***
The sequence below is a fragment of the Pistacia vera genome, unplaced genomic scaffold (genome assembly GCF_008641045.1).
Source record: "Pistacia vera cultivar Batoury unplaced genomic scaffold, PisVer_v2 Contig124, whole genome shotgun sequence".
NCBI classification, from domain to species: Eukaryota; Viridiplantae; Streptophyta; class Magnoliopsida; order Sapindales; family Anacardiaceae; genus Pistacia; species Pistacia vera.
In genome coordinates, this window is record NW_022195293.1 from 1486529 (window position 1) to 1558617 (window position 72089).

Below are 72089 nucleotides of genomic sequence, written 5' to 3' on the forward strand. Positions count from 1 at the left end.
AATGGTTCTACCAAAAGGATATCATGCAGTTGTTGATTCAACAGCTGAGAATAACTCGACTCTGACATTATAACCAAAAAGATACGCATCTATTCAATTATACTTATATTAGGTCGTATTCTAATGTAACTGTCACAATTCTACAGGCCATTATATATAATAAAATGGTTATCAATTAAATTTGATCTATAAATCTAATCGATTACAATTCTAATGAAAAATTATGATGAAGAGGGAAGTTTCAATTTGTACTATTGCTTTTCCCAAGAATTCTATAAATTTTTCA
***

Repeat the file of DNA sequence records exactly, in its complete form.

The sequence below is a fragment of the Pistacia vera genome, unplaced genomic scaffold (genome assembly GCF_008641045.1).
Source record: "Pistacia vera cultivar Batoury unplaced genomic scaffold, PisVer_v2 Contig124, whole genome shotgun sequence".
NCBI classification, from domain to species: Eukaryota; Viridiplantae; Streptophyta; class Magnoliopsida; order Sapindales; family Anacardiaceae; genus Pistacia; species Pistacia vera.
In genome coordinates, this window is record NW_022195293.1 from 1486529 (window position 1) to 1558617 (window position 72089).

Below are 72089 nucleotides of genomic sequence, written 5' to 3' on the forward strand. Positions count from 1 at the left end.
AATGGTTCTACCAAAAGGATATCATGCAGTTGTTGATTCAACAGCTGAGAATAACTCGACTCTGACATTATAACCAAAAAGATACGCATCTATTCAATTATACTTATATTAGGTCGTATTCTAATGTAACTGTCACAATTCTACAGGCCATTATATATAATAAAATGGTTATCAATTAAATTTGATCTATAAATCTAATCGATTACAATTCTAATGAAAAATTATGATGAAGAGGGAAGTTTCAATTTGTACTATTGCTTTTCCCAAGAATTCTATAAATTTTTCA